In the shady tropical borders, there were mass plantings of orange and cream Clivia miniata on a scale that I don't think I have ever seen anywhere before. It was a sheer delight to wander along these paths and admire these plants so suited to shaded Sydney gardens. And I can report that during my whole visit, I did not see (or smell) a single flying fox! The campaign to relocate them seems to have been a success and, hopefully, the Botanic Garden trees will soon recover from the damage these animals inflicted. To those who regret the departure of the flying foxes (and I know of at least ONE person), I can report that the ibises are still there in fine form!

I returned home full of the joys of spring and inspired to add a few more features to my own September garden. I will be having a break for a week or so, but will be back soon with more garden musings.

Reader Comments

  • By Sue T. 2566 (Zone:10 - Warm Temperate) Monday, 01 October 2012

    Hi Dierdre,your visit to the Spring Walk brings back memories of the then magnificent Azalea Walk which sadly succombed in later years to petal blight. Sue Thanks, Sue - yes, sad re the azaleas but it is such a common problem throughout Sydney unless one is prepared to spray. The replanting in the Spring Walk does give some great ideas for what does do well in Sydney for spring colour. Deirdre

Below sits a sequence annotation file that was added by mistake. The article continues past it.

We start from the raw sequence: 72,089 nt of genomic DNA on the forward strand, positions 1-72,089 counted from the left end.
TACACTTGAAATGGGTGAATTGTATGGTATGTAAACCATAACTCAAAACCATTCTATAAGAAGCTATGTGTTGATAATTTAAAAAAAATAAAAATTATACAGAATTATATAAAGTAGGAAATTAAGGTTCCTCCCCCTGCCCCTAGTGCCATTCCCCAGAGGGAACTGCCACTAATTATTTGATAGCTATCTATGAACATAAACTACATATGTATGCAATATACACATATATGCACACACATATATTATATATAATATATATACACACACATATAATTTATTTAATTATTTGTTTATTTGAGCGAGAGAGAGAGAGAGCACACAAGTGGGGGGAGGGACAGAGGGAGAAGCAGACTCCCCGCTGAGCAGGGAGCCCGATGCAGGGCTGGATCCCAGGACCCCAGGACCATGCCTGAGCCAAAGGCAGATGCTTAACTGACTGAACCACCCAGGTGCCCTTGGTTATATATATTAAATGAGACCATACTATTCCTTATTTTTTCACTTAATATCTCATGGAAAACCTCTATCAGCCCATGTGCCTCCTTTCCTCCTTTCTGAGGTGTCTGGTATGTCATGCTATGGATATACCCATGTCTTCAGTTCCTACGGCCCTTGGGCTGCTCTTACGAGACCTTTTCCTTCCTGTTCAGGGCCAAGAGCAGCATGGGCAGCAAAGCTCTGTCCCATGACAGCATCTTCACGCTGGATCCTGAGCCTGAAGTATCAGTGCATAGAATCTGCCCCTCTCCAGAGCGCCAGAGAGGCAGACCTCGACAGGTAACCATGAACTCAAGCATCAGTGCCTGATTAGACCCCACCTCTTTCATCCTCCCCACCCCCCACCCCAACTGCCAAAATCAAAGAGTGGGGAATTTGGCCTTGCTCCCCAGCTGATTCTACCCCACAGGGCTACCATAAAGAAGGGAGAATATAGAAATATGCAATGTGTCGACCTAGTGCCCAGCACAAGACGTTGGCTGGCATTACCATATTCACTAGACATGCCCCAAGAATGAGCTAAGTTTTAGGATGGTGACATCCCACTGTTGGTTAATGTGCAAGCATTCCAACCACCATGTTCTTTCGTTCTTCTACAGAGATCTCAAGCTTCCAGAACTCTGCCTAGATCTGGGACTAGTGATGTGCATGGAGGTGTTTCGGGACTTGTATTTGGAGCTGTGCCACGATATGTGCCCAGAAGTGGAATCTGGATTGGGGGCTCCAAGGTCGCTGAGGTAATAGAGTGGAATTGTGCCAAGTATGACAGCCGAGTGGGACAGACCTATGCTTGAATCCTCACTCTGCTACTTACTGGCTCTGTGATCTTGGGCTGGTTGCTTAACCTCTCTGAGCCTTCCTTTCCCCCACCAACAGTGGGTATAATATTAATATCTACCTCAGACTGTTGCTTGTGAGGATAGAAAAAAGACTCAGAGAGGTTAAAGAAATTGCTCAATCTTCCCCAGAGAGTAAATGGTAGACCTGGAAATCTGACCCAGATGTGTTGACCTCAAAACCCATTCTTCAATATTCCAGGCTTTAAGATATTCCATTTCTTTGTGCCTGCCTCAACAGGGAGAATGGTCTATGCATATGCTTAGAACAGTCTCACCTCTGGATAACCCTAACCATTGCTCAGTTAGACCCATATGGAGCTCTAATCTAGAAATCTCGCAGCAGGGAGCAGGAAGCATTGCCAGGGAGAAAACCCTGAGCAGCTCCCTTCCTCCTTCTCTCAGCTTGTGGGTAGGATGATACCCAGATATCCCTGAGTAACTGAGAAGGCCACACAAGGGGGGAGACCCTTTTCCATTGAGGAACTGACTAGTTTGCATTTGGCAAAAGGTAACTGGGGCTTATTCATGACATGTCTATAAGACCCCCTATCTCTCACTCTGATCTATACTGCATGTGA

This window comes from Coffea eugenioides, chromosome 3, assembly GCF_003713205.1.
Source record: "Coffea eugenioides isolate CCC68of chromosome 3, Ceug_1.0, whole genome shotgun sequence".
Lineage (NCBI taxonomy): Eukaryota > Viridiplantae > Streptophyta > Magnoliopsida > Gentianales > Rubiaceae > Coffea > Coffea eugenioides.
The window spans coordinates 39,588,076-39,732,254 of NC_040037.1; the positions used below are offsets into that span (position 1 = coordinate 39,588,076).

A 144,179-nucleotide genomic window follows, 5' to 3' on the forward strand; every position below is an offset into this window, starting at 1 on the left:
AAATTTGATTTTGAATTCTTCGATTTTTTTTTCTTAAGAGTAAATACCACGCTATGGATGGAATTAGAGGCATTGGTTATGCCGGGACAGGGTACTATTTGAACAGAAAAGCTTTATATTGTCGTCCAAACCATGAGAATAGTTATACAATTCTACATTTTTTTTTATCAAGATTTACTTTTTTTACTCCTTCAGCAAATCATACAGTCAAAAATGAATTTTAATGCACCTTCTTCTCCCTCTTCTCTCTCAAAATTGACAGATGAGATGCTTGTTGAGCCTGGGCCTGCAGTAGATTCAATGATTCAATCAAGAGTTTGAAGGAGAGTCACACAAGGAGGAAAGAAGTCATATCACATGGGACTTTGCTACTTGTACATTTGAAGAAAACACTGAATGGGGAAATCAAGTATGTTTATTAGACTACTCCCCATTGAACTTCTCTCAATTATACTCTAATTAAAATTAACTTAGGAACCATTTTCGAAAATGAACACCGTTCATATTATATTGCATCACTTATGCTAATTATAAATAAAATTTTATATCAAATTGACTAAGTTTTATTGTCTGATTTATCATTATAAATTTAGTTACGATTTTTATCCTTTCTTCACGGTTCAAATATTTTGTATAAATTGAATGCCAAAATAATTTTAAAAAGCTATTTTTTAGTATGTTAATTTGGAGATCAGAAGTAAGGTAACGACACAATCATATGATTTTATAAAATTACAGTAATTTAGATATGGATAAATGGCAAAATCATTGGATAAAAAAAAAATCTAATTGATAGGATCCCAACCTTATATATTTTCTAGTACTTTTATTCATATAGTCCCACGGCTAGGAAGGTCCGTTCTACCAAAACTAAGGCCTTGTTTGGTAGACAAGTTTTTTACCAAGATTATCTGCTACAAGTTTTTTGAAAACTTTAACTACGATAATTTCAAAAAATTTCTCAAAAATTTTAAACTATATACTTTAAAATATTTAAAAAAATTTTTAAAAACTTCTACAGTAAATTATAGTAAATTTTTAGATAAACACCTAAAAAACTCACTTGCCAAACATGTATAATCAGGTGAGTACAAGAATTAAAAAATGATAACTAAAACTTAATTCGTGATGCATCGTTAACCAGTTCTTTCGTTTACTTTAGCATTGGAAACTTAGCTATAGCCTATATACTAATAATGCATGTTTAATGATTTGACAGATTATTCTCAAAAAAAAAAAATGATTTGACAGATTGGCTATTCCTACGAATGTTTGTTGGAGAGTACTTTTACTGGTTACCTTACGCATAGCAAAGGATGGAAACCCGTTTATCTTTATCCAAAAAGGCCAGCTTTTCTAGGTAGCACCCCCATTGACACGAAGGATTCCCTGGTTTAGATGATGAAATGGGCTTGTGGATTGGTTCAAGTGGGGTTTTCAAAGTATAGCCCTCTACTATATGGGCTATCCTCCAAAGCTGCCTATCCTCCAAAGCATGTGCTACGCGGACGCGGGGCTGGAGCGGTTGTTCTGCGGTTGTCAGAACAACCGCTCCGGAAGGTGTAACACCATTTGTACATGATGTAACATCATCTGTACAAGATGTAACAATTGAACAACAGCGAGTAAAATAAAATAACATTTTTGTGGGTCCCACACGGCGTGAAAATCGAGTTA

• By Leonie 2119 (Zone:10 - Warm Temperate) Monday, 01 October 2012

    Hi Dierdre, I also enjoyed a lovely walk in the gardens yesterday. Its always such a treat in the spring time. The scents as you stroll along are just wonderful, especially now without the bats! (After visiting the Wisteria festival at Cumberland Hospital last weekend I thought many of the bats must have moved to the Parramatta River. There seemed to be more than last year, denuding the trees there). The azaleas along Epping Road at Lane Cove are also looking beautiful at the moment. Leonie Hi Leonie - shame we didn"t see each other there! It was a gorgeous day for garden strolling. Yes, the bats have had to go somewhere, and they must be swelling the numbers at the other eight or so bat colonies around Sydney! The Wisteria Festival sounds nice. Deirdre

  • By Kim 2154 (Zone:10 - Warm Temperate) Monday, 01 October 2012

    I have a small/medium tree with masses of large creamy white scented bell shape flowers. I bought it as a throw away special from Cat"s nursery in Carlingford in 1987. Wondering what it"s called please? If it is out now, Kim, it sounds like Rothmannia to me - a lovely little evergreen tree for Sydney spring! I recently put one in. Deirdre

  • By Ian 2519 (Zone:10 - Warm Temperate) Tuesday, 02 October 2012

    Hi Dierdre, Lovely post as always but I am waiting for you to get a video camera so we out-of-towners can do the walk with you. cheers Ian Thanks for the suggestion, Ian - something I can think about for the future! Deirdre

  • By Grahame 2777 (Zone:9 - Cool Temperate) Wednesday, 03 October 2012

    Hi Deidre, I publish monthly e-newsletters Outdoor Living Trend and Enviro Hort News. Last month I featured one of your blog articles "Introduction to Acanthaceae". I hope you like it. Here"s the link http://www.mynewsletterbuilder.com/email/newsletter/1411477532 Good luck with your blog Grahame

  • By margaret 2122 (Zone:10 - Warm Temperate) Sunday, 07 October 2012

    Enjoyed your comments on the spring walk - it was a pleasure to be working in the gardens during that time, with the myriad of colours and varied fragrances - makes you glad to be alive! Thank you, Deirdre. You are so fortunate to be able to see the Spring Walk every week due to your volunteer work in the Garden, Margaret. It was probably towards the end of its peak when I went last Sunday but I still enjoyed every minute of my visit. Deirdre